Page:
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Can you really fall head over heels online? (Picture: Getty Images/iStockphoto)

Do you believe in love over wifi?

Lots of people do, and especially so after a year of coronavirus restrictions has made dating over video and phone calls very much the norm.

A new study from Bumble has found that 67% of Brits now believe it’s possible to fall in love with someone they have never met in real life.

That’s promising, considering many singles will have ‘met’ a potential match online in lockdown.

While they might be looking forward to finally getting physical – or at least seeing their crush from two feet away – the study suggests we might have been able to find romance and connection even amid Covid-19.

We’ll just have to wait and see if online love translates to the offline world – just 44% of people say they feel hopeful that their virtual connections will work away from the screens.

But can you really fall in love with someone over the internet in the first place? Is that actually love, or just online infatuation?

Michelle Begy, founder of Ignite Dating, believes that strong romantic feelings are absolutely possible without a physical meeting, but urges caution.

‘With no choice but to spend more time getting to know a potential partner before meeting in person, the pandemic has resulted in deeper connections and more open relationships with those that have started a new relationship during lockdown,’ Michelle tells Metro.co.uk.

We’ve become far more open to virtual dates (Picture: Getty Images/iStockphoto)

‘As a result, it is possible to develop feelings with somebody that you have not yet met in real life – but there is a big difference between real love and infatuation.’

While some people have managed to build strong, lasting relationships through the pandemic others may have confused feelings of genuine love with infatuation and a distraction from the loneliness they were experiencing.

If you are quickly finding yourself rearranging your schedule to make time for that person and obsessing over the fact that they have not been texting or calling throughout the day, then it is likely that what you are feeling is pure infatuation, not love.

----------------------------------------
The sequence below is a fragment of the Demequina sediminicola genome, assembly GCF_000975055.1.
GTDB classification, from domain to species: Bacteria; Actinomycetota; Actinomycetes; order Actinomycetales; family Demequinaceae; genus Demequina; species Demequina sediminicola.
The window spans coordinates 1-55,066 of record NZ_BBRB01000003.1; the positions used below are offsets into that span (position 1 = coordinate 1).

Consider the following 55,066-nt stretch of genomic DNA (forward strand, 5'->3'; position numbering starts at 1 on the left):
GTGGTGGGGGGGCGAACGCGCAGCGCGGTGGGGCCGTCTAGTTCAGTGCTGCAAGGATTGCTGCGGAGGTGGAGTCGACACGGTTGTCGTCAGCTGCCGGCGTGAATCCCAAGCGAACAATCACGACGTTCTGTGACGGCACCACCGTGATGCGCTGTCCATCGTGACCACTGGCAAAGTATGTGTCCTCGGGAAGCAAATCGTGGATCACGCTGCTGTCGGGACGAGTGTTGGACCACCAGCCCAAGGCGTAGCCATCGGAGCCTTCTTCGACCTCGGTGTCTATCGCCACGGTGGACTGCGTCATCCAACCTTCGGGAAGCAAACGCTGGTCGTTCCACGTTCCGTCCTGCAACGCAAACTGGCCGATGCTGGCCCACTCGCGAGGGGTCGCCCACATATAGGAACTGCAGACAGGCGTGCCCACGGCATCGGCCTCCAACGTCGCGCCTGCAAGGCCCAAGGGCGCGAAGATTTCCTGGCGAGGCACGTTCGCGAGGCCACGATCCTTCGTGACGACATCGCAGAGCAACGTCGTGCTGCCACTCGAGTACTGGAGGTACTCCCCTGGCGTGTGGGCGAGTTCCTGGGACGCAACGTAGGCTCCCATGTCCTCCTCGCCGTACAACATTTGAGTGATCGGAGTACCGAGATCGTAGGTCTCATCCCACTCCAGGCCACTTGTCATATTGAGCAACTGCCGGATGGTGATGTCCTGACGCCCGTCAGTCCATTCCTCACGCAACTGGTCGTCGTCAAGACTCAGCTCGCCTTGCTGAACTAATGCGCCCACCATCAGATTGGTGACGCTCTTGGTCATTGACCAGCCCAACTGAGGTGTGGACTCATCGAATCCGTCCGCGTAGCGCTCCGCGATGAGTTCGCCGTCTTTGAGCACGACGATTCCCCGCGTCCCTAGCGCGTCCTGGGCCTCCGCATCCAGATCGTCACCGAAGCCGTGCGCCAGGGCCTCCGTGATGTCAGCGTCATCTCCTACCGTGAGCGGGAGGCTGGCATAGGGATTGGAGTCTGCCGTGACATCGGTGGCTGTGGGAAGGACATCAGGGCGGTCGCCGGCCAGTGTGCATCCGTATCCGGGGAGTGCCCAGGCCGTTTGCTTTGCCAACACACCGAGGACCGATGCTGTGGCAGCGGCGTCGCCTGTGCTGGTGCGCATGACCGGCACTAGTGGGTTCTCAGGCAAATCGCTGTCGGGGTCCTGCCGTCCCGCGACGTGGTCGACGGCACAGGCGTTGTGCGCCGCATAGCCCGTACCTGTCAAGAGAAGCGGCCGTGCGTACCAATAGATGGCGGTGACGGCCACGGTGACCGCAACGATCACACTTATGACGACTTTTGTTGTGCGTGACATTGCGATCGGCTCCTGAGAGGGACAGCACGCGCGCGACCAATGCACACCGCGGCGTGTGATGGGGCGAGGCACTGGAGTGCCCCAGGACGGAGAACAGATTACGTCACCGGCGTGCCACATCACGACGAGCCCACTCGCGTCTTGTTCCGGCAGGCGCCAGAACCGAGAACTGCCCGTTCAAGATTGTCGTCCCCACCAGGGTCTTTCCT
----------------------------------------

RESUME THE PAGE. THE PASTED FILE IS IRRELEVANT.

The speed at which relationships are progressing in lockdown – just look at the rise of turbo-relationships – might be a warning sign, too.

Do you feel like you’ve fallen in love far more quickly than you ever have before? It might be worth trying to slow down. Intensity is great, but if the goal is a long-term relationship, a slower burn can be far better.

If you are debating whether you’re in love or pure lockdown-induced lust, try talking to an outside perspective.

‘Through regular reflection with an outside party, people can comprehend what they are feeling towards that potential partner and whether those feelings would have occurred if it were not for the unprecedented circumstances that we have found ourselves in,’ says Michelle. ‘This support helps the person to take a step back and analyse the relationship to keep proportion and balance and stop their feelings running away with them.’

Michelle also offers some common signs that you’re actually in love, so perhaps see if you’re checking these off…

Signs you’re in love

• You feel secure with them (in terms of an attachment style)
• There is no angst and trust is developing
• You have started thinking about introducing them to your family
• You’re craving cuddles with your partner rather than the sex
• You’re not counting the seconds until they text you back
• Everything reminds you of them
• Future plans have become a regular part of your conversations
• You’re secure in their affection
• You see and accept the good and the bad parts of them
• You feel deeply connected

Ticking all these boxes? Congrats, you might actually have found a long-lasting pandemic partnering.

No worries if not, though. The world is opening back up and remains your oyster.

Do you have a story to share?

Get in touch by emailing MetroLifestyleTeam@Metro.co.uk.


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